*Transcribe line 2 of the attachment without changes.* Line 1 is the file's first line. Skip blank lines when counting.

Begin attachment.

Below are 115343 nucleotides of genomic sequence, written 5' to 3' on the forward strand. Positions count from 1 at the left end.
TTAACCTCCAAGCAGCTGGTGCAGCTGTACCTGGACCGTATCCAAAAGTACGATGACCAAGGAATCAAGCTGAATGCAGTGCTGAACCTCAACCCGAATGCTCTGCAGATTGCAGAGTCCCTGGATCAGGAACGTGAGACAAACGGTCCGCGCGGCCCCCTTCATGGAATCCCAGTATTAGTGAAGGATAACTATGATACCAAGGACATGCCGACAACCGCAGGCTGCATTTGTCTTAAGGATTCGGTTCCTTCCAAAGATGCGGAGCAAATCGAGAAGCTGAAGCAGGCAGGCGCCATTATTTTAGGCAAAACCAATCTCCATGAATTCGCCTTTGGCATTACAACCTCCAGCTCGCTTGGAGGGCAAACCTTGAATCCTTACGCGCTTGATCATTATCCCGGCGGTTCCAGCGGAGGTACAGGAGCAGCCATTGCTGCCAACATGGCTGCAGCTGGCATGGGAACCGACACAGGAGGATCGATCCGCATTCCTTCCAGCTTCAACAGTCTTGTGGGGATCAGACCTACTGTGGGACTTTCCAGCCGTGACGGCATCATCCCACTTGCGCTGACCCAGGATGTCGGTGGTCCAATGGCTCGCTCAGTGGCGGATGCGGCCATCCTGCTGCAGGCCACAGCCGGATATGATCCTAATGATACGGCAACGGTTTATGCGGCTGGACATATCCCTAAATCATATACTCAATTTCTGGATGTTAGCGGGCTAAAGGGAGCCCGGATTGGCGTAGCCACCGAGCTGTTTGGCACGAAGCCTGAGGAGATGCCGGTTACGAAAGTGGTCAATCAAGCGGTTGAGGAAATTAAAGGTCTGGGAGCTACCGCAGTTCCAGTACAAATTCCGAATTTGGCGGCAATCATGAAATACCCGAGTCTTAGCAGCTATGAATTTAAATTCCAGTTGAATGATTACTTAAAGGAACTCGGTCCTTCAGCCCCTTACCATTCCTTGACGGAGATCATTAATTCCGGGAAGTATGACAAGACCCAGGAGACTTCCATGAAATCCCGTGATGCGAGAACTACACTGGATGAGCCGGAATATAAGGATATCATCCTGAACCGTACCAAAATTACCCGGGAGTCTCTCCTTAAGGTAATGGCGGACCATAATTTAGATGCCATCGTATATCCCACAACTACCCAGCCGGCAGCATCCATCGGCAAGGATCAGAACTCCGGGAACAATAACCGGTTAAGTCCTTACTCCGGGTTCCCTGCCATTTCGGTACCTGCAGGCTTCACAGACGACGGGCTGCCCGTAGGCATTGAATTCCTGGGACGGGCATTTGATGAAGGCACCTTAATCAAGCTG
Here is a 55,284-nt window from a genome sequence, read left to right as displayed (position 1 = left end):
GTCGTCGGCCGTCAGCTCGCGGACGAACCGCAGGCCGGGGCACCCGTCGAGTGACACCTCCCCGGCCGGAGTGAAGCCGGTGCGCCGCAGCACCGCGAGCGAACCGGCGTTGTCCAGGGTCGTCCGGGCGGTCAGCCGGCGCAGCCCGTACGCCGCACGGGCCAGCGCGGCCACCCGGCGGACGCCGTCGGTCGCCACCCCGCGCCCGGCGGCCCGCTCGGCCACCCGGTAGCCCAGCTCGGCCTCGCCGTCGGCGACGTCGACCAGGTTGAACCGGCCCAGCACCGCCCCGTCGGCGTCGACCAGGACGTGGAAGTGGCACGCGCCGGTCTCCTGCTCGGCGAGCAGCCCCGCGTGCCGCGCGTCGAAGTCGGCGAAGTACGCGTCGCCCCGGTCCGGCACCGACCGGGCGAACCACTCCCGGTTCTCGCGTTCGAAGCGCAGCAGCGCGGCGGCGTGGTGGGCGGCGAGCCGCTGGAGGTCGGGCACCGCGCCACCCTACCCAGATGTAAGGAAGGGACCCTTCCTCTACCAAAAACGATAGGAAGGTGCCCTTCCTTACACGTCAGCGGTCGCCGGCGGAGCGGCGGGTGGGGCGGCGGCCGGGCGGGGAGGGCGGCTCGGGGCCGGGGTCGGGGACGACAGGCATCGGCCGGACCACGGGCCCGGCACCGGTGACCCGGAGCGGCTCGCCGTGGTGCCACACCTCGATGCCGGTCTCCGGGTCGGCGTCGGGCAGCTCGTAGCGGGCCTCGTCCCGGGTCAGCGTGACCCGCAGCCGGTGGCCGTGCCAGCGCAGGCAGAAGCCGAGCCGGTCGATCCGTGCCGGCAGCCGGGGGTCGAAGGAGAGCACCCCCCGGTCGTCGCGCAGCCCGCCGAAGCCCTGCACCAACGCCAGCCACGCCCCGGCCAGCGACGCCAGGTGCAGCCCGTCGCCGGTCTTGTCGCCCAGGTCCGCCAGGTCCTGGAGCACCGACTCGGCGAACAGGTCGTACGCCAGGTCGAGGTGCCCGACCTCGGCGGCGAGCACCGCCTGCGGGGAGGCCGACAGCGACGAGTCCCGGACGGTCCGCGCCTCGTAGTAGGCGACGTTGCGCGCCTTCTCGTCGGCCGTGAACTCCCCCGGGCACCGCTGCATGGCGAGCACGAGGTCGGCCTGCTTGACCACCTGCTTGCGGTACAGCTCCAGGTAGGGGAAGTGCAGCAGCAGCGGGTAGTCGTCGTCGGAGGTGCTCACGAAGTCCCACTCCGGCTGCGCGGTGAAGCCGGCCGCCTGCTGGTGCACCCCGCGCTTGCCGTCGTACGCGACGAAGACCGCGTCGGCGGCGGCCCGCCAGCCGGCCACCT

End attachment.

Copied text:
TTAACCTCCAAGCAGCTGGTGCAGCTGTACCTGGACCGTATCCAAAAGTACGATGACCAAGGAATCAAGCTGAATGCAGTGCTGAACCTCAACCCGAATGCTCTGCAGATTGCAGAGTCCCTGGATCAGGAACGTGAGACAAACGGTCCGCGCGGCCCCCTTCATGGAATCCCAGTATTAGTGAAGGATAACTATGATACCAAGGACATGCCGACAACCGCAGGCTGCATTTGTCTTAAGGATTCGGTTCCTTCCAAAGATGCGGAGCAAATCGAGAAGCTGAAGCAGGCAGGCGCCATTATTTTAGGCAAAACCAATCTCCATGAATTCGCCTTTGGCATTACAACCTCCAGCTCGCTTGGAGGGCAAACCTTGAATCCTTACGCGCTTGATCATTATCCCGGCGGTTCCAGCGGAGGTACAGGAGCAGCCATTGCTGCCAACATGGCTGCAGCTGGCATGGGAACCGACACAGGAGGATCGATCCGCATTCCTTCCAGCTTCAACAGTCTTGTGGGGATCAGACCTACTGTGGGACTTTCCAGCCGTGACGGCATCATCCCACTTGCGCTGACCCAGGATGTCGGTGGTCCAATGGCTCGCTCAGTGGCGGATGCGGCCATCCTGCTGCAGGCCACAGCCGGATATGATCCTAATGATACGGCAACGGTTTATGCGGCTGGACATATCCCTAAATCATATACTCAATTTCTGGATGTTAGCGGGCTAAAGGGAGCCCGGATTGGCGTAGCCACCGAGCTGTTTGGCACGAAGCCTGAGGAGATGCCGGTTACGAAAGTGGTCAATCAAGCGGTTGAGGAAATTAAAGGTCTGGGAGCTACCGCAGTTCCAGTACAAATTCCGAATTTGGCGGCAATCATGAAATACCCGAGTCTTAGCAGCTATGAATTTAAATTCCAGTTGAATGATTACTTAAAGGAACTCGGTCCTTCAGCCCCTTACCATTCCTTGACGGAGATCATTAATTCCGGGAAGTATGACAAGACCCAGGAGACTTCCATGAAATCCCGTGATGCGAGAACTACACTGGATGAGCCGGAATATAAGGATATCATCCTGAACCGTACCAAAATTACCCGGGAGTCTCTCCTTAAGGTAATGGCGGACCATAATTTAGATGCCATCGTATATCCCACAACTACCCAGCCGGCAGCATCCATCGGCAAGGATCAGAACTCCGGGAACAATAACCGGTTAAGTCCTTACTCCGGGTTCCCTGCCATTTCGGTACCTGCAGGCTTCACAGACGACGGGCTGCCCGTAGGCATTGAATTCCTGGGACGGGCATTTGATGAAGGCACCTTAATCAAGCTG